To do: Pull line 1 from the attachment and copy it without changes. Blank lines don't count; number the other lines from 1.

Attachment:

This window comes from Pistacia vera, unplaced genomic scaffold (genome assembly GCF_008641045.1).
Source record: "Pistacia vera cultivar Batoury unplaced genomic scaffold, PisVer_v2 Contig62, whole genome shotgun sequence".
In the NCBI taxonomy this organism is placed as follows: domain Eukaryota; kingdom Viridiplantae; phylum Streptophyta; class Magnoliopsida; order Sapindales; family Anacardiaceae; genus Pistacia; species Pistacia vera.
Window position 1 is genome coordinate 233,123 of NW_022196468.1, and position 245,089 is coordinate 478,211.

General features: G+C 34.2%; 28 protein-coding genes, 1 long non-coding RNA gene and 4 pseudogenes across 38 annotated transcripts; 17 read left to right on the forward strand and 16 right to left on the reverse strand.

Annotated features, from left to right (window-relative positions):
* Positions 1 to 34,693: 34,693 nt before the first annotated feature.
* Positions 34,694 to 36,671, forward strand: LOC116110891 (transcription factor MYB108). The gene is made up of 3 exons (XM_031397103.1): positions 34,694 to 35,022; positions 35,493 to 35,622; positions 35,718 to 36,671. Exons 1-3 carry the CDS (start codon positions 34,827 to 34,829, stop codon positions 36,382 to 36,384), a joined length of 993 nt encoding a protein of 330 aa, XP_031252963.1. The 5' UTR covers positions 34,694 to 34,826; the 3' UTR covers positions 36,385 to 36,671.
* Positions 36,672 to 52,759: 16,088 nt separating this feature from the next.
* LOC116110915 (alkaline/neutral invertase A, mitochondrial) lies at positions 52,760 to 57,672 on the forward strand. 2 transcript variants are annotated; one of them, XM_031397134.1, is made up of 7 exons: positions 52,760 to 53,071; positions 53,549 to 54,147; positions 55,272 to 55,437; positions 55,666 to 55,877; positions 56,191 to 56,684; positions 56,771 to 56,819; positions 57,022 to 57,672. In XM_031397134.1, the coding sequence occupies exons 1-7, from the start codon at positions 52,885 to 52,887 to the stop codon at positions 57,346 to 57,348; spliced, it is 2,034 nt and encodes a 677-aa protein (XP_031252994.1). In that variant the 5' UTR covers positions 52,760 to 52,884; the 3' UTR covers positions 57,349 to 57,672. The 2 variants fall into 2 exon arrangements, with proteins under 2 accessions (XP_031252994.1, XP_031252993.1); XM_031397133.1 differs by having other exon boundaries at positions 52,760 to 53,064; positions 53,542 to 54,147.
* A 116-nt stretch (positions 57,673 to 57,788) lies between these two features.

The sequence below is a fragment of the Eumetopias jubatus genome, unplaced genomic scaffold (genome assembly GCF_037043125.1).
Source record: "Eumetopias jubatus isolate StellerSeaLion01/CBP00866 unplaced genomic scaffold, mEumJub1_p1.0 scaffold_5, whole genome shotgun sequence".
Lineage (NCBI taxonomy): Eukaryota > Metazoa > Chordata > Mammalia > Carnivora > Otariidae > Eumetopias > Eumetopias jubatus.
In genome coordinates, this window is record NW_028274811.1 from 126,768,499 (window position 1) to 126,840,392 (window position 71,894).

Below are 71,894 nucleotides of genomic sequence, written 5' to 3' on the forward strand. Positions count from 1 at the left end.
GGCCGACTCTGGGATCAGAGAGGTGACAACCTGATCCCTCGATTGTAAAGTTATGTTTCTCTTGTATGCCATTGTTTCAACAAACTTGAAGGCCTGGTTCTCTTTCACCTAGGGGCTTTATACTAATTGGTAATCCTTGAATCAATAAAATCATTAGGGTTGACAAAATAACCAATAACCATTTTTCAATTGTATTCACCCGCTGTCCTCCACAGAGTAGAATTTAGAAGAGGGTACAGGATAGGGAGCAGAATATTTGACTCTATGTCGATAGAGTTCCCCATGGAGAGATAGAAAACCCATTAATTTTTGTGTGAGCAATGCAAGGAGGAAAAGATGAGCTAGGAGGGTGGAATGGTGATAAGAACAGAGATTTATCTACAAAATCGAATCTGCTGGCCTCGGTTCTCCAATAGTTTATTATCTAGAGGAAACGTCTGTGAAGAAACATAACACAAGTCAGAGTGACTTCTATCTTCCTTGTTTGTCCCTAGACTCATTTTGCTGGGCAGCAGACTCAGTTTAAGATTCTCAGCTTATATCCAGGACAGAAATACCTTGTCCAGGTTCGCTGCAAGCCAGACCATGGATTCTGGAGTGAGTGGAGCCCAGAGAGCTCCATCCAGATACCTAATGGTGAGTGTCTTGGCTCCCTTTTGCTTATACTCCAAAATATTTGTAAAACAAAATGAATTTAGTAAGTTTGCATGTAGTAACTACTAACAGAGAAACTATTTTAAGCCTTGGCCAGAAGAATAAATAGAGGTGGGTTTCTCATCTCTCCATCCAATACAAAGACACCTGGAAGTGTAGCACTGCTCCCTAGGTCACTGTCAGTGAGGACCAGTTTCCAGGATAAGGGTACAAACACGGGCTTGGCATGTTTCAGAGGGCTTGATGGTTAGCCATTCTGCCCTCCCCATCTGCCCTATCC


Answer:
This window comes from Pistacia vera, unplaced genomic scaffold (genome assembly GCF_008641045.1).